Bob Hicok images the world in the most human colors imaginable. With language that’s playful and effective no matter the degree of the subject’s solemnity, Hicok hit the mark with soul-stunning accuracy with every phrase, every line, every stanza, and every poem.
When Nasrin read at a past Geraldine R Dodge Poetry Festival, her self-translated poems, which use very simple language to convey emergencies and atrocities, strike directly at the core of sympathy. And underscoring the various plights highlighted in her works is a sense of hope as expressed in humanity despite itself through reason.
I fell for Italo Calvino over his If On a Winter’s Night a Traveler, but came to love his writing for its ability to portray a childlike wonder for the world and infect readers with the same. One book in particular, Invisible Cities, is a collection of micro-fictions concerning fantastical worlds of metaphor that seem equal parts postcard and poem.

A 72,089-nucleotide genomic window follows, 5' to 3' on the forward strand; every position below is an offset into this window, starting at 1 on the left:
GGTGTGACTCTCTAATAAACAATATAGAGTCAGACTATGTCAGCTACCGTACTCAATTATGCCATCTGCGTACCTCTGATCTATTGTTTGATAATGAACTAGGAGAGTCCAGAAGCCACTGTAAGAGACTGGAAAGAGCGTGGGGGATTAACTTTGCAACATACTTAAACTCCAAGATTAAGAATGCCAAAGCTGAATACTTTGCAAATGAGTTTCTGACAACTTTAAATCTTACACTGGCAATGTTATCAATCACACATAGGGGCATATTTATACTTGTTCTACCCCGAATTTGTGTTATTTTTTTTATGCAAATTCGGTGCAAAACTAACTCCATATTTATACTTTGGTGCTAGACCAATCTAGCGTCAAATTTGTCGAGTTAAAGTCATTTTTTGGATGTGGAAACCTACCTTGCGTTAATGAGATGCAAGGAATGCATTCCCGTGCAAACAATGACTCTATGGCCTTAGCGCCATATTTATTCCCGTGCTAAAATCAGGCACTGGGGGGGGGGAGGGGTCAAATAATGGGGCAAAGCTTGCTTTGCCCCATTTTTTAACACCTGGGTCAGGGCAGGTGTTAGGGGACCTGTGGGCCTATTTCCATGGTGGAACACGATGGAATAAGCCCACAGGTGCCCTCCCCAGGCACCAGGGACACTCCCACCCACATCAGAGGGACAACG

If you want to fall in love with how words can, you want to read Nicelle Davis. Any book will do; her ability to weave the fantastic with the banal and the playfulness with which she does it, in varying tones, is awe-inspiring.
Lucille Clifton is the grandmother everyone wants – kind, wise, stern, inquisitive, and spiritual on a level which few achieve. She opened her art to the forces that guide us all – human and otherwise, and the softness of her guidance becomes the betterment of all who read her.
With a fiendish addiction to all things caffeinated and fermented as well as a thorough knowledge of how to waste time, Ink disrupts his neighbors’ dreams by taking recycling out at odd times and singing too loudly along with whatever song fits his mood. He once asked the world if it wanted him, and the small packet of poems he found in his breast pocket notepad after the fog cleared turned into 61 Central (Finishing Line Press). Ink remains fortunate enough to reside in New Jersey. email@example.com